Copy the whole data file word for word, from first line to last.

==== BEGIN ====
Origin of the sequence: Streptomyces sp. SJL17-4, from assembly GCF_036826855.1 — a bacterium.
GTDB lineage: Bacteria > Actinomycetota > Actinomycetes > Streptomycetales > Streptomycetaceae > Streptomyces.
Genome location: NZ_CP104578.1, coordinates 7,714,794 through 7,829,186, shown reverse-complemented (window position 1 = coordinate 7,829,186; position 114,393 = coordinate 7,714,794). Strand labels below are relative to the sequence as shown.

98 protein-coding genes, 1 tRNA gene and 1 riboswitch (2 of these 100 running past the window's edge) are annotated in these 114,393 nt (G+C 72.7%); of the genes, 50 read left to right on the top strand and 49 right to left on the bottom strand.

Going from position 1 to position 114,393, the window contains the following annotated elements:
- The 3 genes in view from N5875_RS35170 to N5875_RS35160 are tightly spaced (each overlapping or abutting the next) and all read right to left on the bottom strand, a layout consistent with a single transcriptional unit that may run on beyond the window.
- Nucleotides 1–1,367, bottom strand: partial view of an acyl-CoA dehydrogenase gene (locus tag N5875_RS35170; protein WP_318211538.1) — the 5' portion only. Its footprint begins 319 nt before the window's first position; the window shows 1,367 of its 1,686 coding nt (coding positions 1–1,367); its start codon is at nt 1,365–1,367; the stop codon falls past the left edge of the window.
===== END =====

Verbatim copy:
Origin of the sequence: Streptomyces sp. SJL17-4, from assembly GCF_036826855.1 — a bacterium.
GTDB lineage: Bacteria > Actinomycetota > Actinomycetes > Streptomycetales > Streptomycetaceae > Streptomyces.
Genome location: NZ_CP104578.1, coordinates 7,714,794 through 7,829,186, shown reverse-complemented (window position 1 = coordinate 7,829,186; position 114,393 = coordinate 7,714,794). Strand labels below are relative to the sequence as shown.

98 protein-coding genes, 1 tRNA gene and 1 riboswitch (2 of these 100 running past the window's edge) are annotated in these 114,393 nt (G+C 72.7%); of the genes, 50 read left to right on the top strand and 49 right to left on the bottom strand.

Going from position 1 to position 114,393, the window contains the following annotated elements:
- The 3 genes in view from N5875_RS35170 to N5875_RS35160 are tightly spaced (each overlapping or abutting the next) and all read right to left on the bottom strand, a layout consistent with a single transcriptional unit that may run on beyond the window.
- Nucleotides 1–1,367, bottom strand: partial view of an acyl-CoA dehydrogenase gene (locus tag N5875_RS35170; protein WP_318211538.1) — the 5' portion only. Its footprint begins 319 nt before the window's first position; the window shows 1,367 of its 1,686 coding nt (coding positions 1–1,367); its start codon is at nt 1,365–1,367; the stop codon falls past the left edge of the window.